The United Nations paints a clearer picture of the road ahead for the Sustainable Development Goals, Colombia tells a Zika success story, and advocates for an AIDS-free generation want to know who will pay for the end of an epidemic. This week in development news.
On World Hepatitis Day — July 28 — advocates are fighting to draw attention to a disease eradication effort that struggles to find champions, despite the fact that viral hepatitis kills roughly 1 million people per year. “The fact that there’s such low awareness, it’s really hard to get people to actually say, ‘yes, this is a compelling issue and we will fund you,’” Jennifer Johnston, executive director at the Coalition for the Eradication of Viral Hepatitis in Asia-Pacific, told Devex in an interview in August 2015. Specifically, groups focused on the disease are working to get governments to adopt strategies to reduce new infections by 90 percent and annual deaths from hepatitis by 65 percent by 2030.
Ahead of the 2016 Olympic Games, Brazil is still trying to get a handle on the worst Zika virus outbreak in the region. The country might find some reason for hope in neighboring Colombia, which this week declared the end of their Zika epidemic. The government of Colombia mounted a public health and mosquito fumigation campaign after the disease began in September. In the U.S., domestic politics have hampered funding to aid international Zika efforts. Devex recently spoke with Planned Parenthood President Cecile Richards about the risk posed by failing to adequately confront a crisis that is also a reproductive health issue.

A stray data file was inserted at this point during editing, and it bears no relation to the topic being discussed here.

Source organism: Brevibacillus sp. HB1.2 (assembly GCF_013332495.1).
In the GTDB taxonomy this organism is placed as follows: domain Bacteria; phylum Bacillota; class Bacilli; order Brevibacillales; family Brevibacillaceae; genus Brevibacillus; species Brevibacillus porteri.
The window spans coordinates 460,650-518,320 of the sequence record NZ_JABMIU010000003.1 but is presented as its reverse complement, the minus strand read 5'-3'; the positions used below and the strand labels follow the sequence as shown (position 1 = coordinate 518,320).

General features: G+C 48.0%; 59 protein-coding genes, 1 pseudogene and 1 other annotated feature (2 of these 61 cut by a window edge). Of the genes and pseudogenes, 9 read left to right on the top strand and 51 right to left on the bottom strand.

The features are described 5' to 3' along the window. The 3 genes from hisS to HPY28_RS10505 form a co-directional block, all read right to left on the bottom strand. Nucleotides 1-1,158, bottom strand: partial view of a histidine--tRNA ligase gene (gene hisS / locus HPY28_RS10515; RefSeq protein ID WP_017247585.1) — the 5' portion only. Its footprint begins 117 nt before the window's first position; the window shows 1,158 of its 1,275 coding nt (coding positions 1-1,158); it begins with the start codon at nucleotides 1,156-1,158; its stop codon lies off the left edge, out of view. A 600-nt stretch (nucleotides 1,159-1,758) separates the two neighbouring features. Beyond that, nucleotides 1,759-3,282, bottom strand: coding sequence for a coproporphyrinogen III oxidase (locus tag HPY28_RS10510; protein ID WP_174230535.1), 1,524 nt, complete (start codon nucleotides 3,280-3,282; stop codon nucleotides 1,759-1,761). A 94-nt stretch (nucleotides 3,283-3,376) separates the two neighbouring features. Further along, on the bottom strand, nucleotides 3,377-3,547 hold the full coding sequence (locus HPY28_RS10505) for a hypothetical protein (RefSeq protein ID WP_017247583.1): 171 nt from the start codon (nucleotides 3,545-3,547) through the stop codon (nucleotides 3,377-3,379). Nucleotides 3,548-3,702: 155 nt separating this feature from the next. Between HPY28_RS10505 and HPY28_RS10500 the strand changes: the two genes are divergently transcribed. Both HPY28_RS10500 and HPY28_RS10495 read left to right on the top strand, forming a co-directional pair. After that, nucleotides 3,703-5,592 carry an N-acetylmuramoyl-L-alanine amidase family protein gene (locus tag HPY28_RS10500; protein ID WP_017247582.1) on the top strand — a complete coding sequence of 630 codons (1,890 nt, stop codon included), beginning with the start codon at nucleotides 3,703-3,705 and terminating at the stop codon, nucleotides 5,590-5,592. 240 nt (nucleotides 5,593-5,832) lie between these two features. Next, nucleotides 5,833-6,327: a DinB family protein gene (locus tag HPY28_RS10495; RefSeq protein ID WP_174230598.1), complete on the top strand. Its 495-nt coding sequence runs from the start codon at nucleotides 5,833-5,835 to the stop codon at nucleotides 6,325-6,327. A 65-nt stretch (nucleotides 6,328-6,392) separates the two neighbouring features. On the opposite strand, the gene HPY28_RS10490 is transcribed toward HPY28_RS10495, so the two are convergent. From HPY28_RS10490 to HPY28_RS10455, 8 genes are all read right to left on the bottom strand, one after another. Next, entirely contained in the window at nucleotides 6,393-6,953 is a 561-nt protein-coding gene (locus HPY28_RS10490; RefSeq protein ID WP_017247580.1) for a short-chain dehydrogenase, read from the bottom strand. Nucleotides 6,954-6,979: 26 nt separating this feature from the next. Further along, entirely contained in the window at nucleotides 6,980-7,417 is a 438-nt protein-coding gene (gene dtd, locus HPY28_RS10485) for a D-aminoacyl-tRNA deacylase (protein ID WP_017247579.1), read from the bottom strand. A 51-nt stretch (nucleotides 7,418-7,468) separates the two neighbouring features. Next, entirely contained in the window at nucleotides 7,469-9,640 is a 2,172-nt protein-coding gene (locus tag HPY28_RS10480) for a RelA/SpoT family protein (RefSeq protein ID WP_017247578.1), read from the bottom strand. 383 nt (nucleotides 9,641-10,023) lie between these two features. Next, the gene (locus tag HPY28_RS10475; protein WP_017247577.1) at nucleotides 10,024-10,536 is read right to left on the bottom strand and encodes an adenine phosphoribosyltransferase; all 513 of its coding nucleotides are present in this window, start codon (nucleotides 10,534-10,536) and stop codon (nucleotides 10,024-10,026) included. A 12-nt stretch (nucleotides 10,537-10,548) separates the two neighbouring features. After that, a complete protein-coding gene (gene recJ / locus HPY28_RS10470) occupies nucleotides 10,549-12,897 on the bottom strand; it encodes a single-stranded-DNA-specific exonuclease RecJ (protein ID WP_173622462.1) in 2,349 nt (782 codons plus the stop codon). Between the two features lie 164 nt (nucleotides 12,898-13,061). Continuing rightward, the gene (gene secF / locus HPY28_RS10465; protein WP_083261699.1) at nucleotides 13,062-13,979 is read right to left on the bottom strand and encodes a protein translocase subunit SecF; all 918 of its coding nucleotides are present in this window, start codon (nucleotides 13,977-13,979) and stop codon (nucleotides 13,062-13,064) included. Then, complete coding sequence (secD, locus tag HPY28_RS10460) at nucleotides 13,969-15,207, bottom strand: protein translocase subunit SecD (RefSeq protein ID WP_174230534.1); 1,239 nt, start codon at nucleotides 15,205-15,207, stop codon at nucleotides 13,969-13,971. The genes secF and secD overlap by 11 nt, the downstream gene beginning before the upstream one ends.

The United Nations released its first Sustainable Development Goals report, painting a clearer picture of the most significant gaps and challenges with respect to the 17-goal development agenda. The news is relatively encouraging when it comes to extreme poverty — Goal 1. “The proportion of the global population living below the extreme poverty line dropped by half between 2002 and 2012, from 26 to 13 percent,” the report reads. That equates to roughly one in eight people in the world currently living in extreme poverty. Childhood malnutrition and maternal and child health also show encouraging trajectories. But the report points to emerging challenges that could threaten the SDGs success: childhood obesity increased by nearly 20 percent between 2000 and 2014; and 757 million adults — two-thirds of them women — are unable to read or write.
The Philippines Commission on Human Rights has asked 47 major carbon-producing companies to respond to a complaint that their greenhouse gas emissions have infringed on the human rights of people affected by climate change. The potential landmark legal case is expected to lead to an official investigation into whether 47 “carbon majors,” including Shell, BP, Chevron, BHP Billiton and Anglo American, can be held responsible for infringing on people’s basic rights to “life, food, water, sanitation, adequate housing, and to self determination.” NGOs and survivors of Typhoon Haiyan filed the complaint. While the complaint cannot hold companies liable for damages, it can produce recommendations for the government of the Philippines on how to hold major carbon producers accountable for climate-related impacts, and require them to explain how they will mitigate additional human rights violations.
Health advocates pressing for an AIDS-free generation have the tools they need to achieve that goal, but not the money. At the International AIDS Conference in Durban, South Africa, high hopes ran up against a harsh funding reality — $1 billion less spent on HIV/AIDS programs in 2015 than in 2014, and big questions about who can and should foot the bill to end the AIDS epidemic by 2030, according to Andrew Green, who reported for Devex from Durban. The international community has asked middle-income and AIDS-endemic countries to bear a larger share of the funding burden. But many in these countries say they already are. Domestic spending made up 57 percent of total resources in 2015, or $10.9 billion, according to a report by the Kaiser Family Foundation and the Joint United Nations Program on HIV/AIDS, UNAIDS. Lower-income countries point out they already support HIV/AIDS intervention, by funding the health systems, workers and centers that make the delivery of AIDS services possible.
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